BUFFALO – When you sweat and bleed for an emblem for so long, Sabres defenseman Mike Weber said, it becomes a part of you.
Weber, 28, is the Sabres’ longest-tenured player by two full years. Having debuted Oct. 26, 2007, he has experienced all the highs and lows of the team’s recent tumultuous history.
The Pittsburgh native will proudly tell you he has grown up in the organization and how much he loves Buffalo.
“I don’t know how else to say this,” Weber said Tuesday inside the First Niagara Center. “This is home to me.”
In the early days, Weber was considered a terrific prospect. In recent seasons, fans have relentlessly chastised him over his awful plus-minus rating and some strong comments he made after the home crowd rooted against the Sabres late last season.
The Sabres’ rapid decline into a laughingstock for two seasons hurt the prideful Weber badly, and he often spoke passionately about developing a standard for success amid all the chaos.
“You want nothing more than to help this organization succeed and be a part of a success,” Weber said after the Sabres prepared for tonight’s road tilt against the Washington Capitals.
That’s why the Sabres’ resurgence this season has meant so much to him. On the first day of training camp in September, with so many new faces around him and one structured practice from coach Dan Bylsma under his belt, Weber couldn’t stop smiling.
“I’ve … seen a lot of good players in and out and seen some great players come in here,” Weber said. “It’s just exciting for this city and the guys in the locker room to get back to where we should be. Last time we were in the playoffs was (2011). That’s way too long. It’s time. This city deserves it. …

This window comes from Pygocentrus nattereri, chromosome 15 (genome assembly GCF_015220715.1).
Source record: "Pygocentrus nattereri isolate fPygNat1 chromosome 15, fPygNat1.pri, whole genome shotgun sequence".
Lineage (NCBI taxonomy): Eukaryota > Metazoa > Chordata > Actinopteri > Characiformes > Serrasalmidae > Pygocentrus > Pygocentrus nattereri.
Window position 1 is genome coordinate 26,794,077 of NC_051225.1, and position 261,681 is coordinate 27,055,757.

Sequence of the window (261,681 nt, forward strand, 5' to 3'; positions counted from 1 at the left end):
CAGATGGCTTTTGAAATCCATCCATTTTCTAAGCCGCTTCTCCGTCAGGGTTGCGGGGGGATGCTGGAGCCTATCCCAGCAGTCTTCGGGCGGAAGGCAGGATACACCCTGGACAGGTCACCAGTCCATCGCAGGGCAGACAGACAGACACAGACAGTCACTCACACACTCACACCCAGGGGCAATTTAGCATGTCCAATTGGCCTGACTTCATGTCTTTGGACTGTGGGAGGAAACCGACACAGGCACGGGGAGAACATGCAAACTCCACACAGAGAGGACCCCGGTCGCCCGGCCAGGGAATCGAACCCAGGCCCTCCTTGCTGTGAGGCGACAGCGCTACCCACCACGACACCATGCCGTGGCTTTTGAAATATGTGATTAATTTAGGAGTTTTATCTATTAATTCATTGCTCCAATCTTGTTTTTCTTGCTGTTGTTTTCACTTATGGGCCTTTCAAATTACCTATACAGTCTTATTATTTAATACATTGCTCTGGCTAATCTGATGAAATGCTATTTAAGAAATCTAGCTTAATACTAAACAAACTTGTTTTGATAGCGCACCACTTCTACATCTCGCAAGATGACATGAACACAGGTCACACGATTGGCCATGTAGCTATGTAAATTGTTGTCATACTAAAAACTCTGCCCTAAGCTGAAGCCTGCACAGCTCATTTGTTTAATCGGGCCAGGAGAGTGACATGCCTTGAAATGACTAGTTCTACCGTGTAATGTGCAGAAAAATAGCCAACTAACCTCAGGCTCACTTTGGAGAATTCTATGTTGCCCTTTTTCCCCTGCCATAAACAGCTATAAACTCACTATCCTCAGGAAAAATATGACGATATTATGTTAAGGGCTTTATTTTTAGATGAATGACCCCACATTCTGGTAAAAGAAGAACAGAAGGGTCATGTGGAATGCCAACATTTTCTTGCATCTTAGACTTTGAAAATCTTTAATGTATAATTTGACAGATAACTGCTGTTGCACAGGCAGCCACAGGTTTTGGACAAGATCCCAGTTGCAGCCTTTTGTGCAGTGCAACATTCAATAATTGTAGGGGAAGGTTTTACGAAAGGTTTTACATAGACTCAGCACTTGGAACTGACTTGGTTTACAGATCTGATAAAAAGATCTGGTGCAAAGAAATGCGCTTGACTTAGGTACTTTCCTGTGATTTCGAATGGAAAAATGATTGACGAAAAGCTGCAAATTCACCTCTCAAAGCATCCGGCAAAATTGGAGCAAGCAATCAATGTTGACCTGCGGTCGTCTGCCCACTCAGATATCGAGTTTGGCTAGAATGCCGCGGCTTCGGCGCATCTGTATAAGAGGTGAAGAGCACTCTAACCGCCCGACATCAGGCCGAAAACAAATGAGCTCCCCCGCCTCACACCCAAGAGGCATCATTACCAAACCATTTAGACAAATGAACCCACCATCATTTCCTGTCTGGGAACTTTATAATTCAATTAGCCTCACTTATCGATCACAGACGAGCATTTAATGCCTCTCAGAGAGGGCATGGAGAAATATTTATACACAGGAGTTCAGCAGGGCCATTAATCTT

“It’s really exciting for this team to be going in the right direction and how good our team has really jelled. It truly is a family atmosphere in here. We’ve stuck together. I know it’s only been three months, but we’ve really stuck together as a family here.”
But how much longer will Weber be in that family? He’s in the final season of a three-year, $5 million contract. With his deal ending, Sabres general manager Tim Murray might want to trade him before the deadline. Veteran depth defensemen are always in demand as the season goes on.
Weber could have some value. After sitting out 11 games earlier this season as a healthy scratch, he has been playing perhaps his best hockey in years on the third pair beside Cody Franson. Weber, a minus-51 the last two seasons, has played nine straight contests and is a plus-1 overall.
His reputation for gritty play could also make him an attractive option for a contender.
“He’s a hard guy to play against,” Bylsma said. “Other players in the league know it. My experience is that he’s hard to play against and is hard to play against good skill players. I know it’s probably one of his proudest things is that he has that reputation, that he is that type of player. That’s something I didn’t get being here. I think I kind of knew that about Mike from previous years.”
Naturally, Weber’s future has been on his mind.
“You think about the stuff away from the arena with your wife and your kids and what might happen,” he said. “But at the end of the day, I can only do what I do, and that’s show up with a good attitude, work hard and play hard in the minutes I get in the games and hopefully someone’s watching and you hope that you stay here. Obviously, this is home to me.”
Undergoing knee surgery in November helped Weber get going. Bylsma said Weber probably played through the injury for too long and it hampered his skating and his ability to defend.
“I think even his puck play has been better,” Bylsma said. “His ability to skate, get to pucks has allowed him to make better plays with the puck, even on the penalty kill, penalty kill clears and that type of situation, and I think he’s played real solid in the last seven, eight games coming back from that break.”